Literally, “the bearer of God.” A Greek term used to refer to Mary, the mother of Jesus Christ, with the intention of reinforcing the central insight of the doctrine of the incarnation – that is, that Jesus Christ is none other than God. The term was extensively used by writers of the eastern church, especiallyaround […]
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Although the term refers primarily to the admission to sin, it acquired a rather different technical sense in the sixteenth century – that of a document which embodies the principles of faith of a Protestant church, such as the Lutheran Augsburg Confession (1530), which embodies the ideas of early Lutheranism, and the Reformed First Helvetic […]
The Roman Catholic doctrine according to which the bread and the wine are transformed into the body and blood of Christ in the Eucharist, while retaining their outward appearance.
A Latin term, deriving from the Greek term homoousios, literally meaning “of the same substance.” The term is used to affirm the full divinity of Jesus Christ, particularly in opposition to Arianism.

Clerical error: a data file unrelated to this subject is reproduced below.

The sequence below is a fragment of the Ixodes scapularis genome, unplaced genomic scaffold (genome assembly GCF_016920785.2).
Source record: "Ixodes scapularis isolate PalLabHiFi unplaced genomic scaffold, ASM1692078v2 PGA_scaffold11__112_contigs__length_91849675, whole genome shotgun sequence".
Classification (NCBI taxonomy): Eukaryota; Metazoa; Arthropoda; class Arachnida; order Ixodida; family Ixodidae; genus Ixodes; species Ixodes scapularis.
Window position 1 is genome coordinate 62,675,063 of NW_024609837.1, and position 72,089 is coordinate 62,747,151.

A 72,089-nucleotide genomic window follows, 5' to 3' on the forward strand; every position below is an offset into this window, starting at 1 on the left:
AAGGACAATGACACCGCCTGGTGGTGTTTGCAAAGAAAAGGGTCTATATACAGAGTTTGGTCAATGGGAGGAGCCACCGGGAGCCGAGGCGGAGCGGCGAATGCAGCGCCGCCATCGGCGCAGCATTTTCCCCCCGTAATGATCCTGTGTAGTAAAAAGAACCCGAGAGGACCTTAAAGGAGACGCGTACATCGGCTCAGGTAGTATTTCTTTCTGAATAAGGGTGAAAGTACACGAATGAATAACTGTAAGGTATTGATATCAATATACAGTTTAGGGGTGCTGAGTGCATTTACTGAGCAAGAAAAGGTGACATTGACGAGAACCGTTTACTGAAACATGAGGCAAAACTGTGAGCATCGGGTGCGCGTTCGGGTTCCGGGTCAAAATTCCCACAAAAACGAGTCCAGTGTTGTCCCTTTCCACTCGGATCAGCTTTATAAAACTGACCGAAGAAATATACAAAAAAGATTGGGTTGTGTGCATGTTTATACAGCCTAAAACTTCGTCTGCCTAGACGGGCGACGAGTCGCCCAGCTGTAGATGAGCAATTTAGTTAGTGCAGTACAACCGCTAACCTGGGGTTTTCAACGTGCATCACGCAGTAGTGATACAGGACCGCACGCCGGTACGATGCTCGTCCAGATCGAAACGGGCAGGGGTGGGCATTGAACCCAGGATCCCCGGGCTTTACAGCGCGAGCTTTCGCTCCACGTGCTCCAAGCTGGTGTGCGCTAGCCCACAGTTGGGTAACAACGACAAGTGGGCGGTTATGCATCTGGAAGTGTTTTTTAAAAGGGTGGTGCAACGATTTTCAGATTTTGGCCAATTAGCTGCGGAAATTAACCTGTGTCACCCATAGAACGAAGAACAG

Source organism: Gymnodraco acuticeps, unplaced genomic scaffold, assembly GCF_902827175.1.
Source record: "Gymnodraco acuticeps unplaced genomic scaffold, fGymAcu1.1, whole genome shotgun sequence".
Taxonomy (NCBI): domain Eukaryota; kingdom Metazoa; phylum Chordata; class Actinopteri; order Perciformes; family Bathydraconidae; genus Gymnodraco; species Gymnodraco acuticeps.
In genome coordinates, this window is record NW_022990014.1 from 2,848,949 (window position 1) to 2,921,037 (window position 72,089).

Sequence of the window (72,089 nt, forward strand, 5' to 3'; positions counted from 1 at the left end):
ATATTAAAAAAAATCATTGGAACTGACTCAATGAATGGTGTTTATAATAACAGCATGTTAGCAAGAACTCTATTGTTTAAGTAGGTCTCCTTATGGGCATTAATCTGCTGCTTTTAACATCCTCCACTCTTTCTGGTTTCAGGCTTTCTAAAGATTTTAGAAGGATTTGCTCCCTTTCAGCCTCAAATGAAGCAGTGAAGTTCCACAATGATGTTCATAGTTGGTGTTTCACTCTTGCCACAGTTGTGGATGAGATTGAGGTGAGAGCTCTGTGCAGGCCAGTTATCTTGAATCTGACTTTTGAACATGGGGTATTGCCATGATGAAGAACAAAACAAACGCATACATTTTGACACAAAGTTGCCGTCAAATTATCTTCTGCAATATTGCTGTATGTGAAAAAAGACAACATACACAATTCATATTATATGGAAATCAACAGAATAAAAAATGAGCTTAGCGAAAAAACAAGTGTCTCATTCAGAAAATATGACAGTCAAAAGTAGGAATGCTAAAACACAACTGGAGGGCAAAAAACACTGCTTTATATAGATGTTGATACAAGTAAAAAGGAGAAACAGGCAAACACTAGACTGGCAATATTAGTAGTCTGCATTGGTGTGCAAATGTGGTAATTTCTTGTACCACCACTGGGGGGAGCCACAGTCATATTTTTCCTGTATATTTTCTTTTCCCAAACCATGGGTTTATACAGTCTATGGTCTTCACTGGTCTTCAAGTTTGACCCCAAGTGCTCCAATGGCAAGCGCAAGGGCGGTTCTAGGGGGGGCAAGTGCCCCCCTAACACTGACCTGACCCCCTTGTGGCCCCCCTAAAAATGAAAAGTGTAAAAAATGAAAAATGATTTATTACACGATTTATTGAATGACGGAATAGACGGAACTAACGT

A term used to refer to the theory of the real presence, especially associated with Martin Luther, which holds that the substance of the eucharistic bread and wine are given together with the substance of the body and blood of Christ.
The doctrine of Imputation To impute is to “attribute (righteousness, guilt, etc.) to a person or persons vicariously; ascribe as derived from another.” 1 In this article we will look the two things that God imputes to people, namely, 1) Imputation of sin 2) Imputation of righteousness Imputation of sin “Therefore, just as through one […]
A form of prayer, distinguished from meditation, in which the individual avoids or minimizes the use of words or images in order to experience the presence of God directly.
The Doctrine Of Justification This is perhaps the most important doctrine in the Christian faith, yet one of the most neglected. Understanding this doctrine is of the utmost importance. The question is really just this “How then can man be righteous before God?” Job 25:4. The Doctrine Of Justification This is perhaps in my own […]
A formal definition or summary of the Christian faith, held in common by all Christians. The most important are those generally known as the “Apostles' Creed” and the “Nicene Creed.”